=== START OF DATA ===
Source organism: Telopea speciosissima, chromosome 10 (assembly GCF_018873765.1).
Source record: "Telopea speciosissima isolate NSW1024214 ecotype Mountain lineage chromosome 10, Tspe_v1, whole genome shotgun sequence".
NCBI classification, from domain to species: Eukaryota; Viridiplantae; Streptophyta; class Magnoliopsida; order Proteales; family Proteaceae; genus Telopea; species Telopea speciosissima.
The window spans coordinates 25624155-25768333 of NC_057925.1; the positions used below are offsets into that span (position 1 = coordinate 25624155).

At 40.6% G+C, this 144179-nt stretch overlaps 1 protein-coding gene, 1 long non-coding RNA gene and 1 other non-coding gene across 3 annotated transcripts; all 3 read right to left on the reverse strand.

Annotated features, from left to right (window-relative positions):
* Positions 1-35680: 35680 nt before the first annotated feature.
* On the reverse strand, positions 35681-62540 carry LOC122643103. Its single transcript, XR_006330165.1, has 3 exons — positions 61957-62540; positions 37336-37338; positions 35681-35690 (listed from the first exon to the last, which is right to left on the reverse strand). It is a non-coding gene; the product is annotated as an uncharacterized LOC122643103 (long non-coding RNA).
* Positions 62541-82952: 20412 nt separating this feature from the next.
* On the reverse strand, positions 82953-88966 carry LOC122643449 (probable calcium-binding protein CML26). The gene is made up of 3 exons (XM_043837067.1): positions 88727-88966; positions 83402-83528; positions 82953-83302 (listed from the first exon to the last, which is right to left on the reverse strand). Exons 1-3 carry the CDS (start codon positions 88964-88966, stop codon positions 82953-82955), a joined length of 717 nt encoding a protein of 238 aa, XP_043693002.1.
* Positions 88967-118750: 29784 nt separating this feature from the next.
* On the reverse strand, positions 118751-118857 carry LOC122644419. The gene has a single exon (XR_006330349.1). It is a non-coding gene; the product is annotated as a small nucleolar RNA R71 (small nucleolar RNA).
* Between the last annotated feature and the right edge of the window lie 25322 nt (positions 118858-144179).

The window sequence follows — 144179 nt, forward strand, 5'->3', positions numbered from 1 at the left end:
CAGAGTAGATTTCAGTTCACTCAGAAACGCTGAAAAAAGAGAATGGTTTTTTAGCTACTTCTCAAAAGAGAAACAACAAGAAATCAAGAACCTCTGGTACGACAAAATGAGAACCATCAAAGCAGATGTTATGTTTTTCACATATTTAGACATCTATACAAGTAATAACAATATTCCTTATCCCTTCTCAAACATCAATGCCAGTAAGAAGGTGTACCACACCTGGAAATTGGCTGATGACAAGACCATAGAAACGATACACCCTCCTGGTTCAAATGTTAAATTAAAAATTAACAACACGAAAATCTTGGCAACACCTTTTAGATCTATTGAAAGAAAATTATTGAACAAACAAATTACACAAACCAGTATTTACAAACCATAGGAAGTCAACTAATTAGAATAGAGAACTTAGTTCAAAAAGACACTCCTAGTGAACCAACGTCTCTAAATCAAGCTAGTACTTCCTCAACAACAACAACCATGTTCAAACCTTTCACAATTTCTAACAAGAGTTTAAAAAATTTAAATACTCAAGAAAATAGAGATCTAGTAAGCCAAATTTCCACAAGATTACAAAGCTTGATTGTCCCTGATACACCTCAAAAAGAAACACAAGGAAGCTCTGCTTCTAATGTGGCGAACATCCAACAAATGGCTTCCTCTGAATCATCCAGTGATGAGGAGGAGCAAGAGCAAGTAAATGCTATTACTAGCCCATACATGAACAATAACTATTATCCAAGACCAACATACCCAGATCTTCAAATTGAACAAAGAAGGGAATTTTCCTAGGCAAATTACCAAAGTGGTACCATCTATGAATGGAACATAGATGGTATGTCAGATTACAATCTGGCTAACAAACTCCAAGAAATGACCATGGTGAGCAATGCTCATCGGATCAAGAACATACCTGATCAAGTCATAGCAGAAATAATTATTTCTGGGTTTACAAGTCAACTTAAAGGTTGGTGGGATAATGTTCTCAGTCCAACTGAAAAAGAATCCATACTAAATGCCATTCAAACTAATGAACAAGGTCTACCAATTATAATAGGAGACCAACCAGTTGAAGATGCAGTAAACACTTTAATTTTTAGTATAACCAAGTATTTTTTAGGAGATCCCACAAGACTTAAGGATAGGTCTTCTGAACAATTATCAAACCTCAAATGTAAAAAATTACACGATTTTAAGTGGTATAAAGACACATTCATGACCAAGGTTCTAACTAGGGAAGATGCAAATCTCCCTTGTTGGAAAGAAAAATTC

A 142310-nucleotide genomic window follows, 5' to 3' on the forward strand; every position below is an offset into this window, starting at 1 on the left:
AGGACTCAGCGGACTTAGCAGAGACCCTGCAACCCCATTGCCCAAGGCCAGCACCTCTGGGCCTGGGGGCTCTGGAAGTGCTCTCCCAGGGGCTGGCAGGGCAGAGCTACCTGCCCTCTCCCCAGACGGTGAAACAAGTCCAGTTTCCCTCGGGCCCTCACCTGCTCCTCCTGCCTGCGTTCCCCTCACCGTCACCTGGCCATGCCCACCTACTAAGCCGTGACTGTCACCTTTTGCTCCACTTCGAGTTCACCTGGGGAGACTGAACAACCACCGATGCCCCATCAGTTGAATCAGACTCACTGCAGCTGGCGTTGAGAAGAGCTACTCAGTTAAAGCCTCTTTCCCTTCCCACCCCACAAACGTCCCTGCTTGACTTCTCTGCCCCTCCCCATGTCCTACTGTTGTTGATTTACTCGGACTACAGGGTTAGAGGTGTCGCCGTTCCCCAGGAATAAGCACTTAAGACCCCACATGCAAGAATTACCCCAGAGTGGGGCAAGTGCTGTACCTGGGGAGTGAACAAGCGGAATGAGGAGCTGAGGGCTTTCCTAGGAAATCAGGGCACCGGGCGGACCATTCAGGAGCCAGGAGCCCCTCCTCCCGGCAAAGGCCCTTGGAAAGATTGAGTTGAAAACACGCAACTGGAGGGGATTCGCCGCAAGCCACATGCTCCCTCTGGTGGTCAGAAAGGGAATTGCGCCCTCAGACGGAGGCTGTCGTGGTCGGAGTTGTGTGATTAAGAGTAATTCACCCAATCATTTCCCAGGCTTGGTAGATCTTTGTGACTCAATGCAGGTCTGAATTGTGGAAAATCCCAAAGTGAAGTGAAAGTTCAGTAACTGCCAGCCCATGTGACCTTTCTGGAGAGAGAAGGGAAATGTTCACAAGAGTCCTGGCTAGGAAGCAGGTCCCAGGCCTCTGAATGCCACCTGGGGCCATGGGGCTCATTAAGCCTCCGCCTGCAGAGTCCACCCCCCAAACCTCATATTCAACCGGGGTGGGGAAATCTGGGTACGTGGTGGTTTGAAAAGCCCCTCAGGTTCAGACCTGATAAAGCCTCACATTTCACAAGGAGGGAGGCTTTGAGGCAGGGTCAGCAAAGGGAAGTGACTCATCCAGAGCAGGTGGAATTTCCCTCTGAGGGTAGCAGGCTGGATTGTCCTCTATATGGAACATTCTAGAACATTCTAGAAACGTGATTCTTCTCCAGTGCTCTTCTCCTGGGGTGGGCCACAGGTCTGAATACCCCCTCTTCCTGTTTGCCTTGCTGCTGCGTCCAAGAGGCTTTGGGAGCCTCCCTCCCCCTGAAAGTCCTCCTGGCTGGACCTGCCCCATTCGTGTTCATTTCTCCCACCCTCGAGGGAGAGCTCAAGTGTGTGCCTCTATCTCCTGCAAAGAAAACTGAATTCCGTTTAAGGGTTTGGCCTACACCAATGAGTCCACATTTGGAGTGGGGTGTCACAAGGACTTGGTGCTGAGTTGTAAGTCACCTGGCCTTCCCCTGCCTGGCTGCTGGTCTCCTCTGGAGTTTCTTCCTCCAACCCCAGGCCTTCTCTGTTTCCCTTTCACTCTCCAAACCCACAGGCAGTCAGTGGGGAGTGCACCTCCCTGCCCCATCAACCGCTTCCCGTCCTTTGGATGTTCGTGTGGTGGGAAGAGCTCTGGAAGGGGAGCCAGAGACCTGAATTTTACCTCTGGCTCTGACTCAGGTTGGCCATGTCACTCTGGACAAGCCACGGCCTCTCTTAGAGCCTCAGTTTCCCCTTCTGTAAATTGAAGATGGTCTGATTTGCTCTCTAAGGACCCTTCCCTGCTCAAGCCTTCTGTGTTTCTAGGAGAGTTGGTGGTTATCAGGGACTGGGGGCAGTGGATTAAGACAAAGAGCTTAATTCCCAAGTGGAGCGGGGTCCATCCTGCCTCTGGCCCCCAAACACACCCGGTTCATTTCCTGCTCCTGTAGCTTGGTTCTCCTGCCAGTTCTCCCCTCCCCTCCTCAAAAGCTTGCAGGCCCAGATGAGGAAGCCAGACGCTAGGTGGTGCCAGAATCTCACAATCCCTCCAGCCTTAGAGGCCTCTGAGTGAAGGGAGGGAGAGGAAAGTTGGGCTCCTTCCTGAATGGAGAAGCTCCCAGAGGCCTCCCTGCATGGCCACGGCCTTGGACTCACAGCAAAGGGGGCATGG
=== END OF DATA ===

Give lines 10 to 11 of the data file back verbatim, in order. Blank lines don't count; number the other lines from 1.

* On the reverse strand, positions 82953-88966 carry LOC122643449 (probable calcium-binding protein CML26). The gene is made up of 3 exons (XM_043837067.1): positions 88727-88966; positions 83402-83528; positions 82953-83302 (listed from the first exon to the last, which is right to left on the reverse strand). Exons 1-3 carry the CDS (start codon positions 88964-88966, stop codon positions 82953-82955), a joined length of 717 nt encoding a protein of 238 aa, XP_043693002.1.
* Positions 88967-118750: 29784 nt separating this feature from the next.